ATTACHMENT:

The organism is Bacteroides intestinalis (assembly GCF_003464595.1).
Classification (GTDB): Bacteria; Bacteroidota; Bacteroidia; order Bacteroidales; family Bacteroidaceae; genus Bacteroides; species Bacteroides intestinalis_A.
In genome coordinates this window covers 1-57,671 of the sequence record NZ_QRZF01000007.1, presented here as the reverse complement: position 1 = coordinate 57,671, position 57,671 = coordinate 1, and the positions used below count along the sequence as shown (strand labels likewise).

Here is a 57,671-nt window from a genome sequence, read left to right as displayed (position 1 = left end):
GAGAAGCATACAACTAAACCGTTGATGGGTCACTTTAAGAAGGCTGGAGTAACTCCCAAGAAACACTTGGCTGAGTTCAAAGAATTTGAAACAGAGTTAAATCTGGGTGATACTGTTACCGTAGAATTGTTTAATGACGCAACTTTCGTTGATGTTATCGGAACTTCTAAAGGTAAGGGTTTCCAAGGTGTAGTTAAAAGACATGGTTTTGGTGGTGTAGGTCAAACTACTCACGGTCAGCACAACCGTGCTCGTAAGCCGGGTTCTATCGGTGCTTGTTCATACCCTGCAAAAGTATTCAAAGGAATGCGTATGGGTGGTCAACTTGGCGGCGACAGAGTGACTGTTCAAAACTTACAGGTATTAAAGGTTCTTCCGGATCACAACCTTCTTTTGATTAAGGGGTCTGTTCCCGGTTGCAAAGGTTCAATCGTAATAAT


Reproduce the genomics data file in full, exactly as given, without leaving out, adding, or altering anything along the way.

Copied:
The organism is Bacteroides intestinalis (assembly GCF_003464595.1).
Classification (GTDB): Bacteria; Bacteroidota; Bacteroidia; order Bacteroidales; family Bacteroidaceae; genus Bacteroides; species Bacteroides intestinalis_A.
In genome coordinates this window covers 1-57,671 of the sequence record NZ_QRZF01000007.1, presented here as the reverse complement: position 1 = coordinate 57,671, position 57,671 = coordinate 1, and the positions used below count along the sequence as shown (strand labels likewise).

Here is a 57,671-nt window from a genome sequence, read left to right as displayed (position 1 = left end):
GAGAAGCATACAACTAAACCGTTGATGGGTCACTTTAAGAAGGCTGGAGTAACTCCCAAGAAACACTTGGCTGAGTTCAAAGAATTTGAAACAGAGTTAAATCTGGGTGATACTGTTACCGTAGAATTGTTTAATGACGCAACTTTCGTTGATGTTATCGGAACTTCTAAAGGTAAGGGTTTCCAAGGTGTAGTTAAAAGACATGGTTTTGGTGGTGTAGGTCAAACTACTCACGGTCAGCACAACCGTGCTCGTAAGCCGGGTTCTATCGGTGCTTGTTCATACCCTGCAAAAGTATTCAAAGGAATGCGTATGGGTGGTCAACTTGGCGGCGACAGAGTGACTGTTCAAAACTTACAGGTATTAAAGGTTCTTCCGGATCACAACCTTCTTTTGATTAAGGGGTCTGTTCCCGGTTGCAAAGGTTCAATCGTAATAAT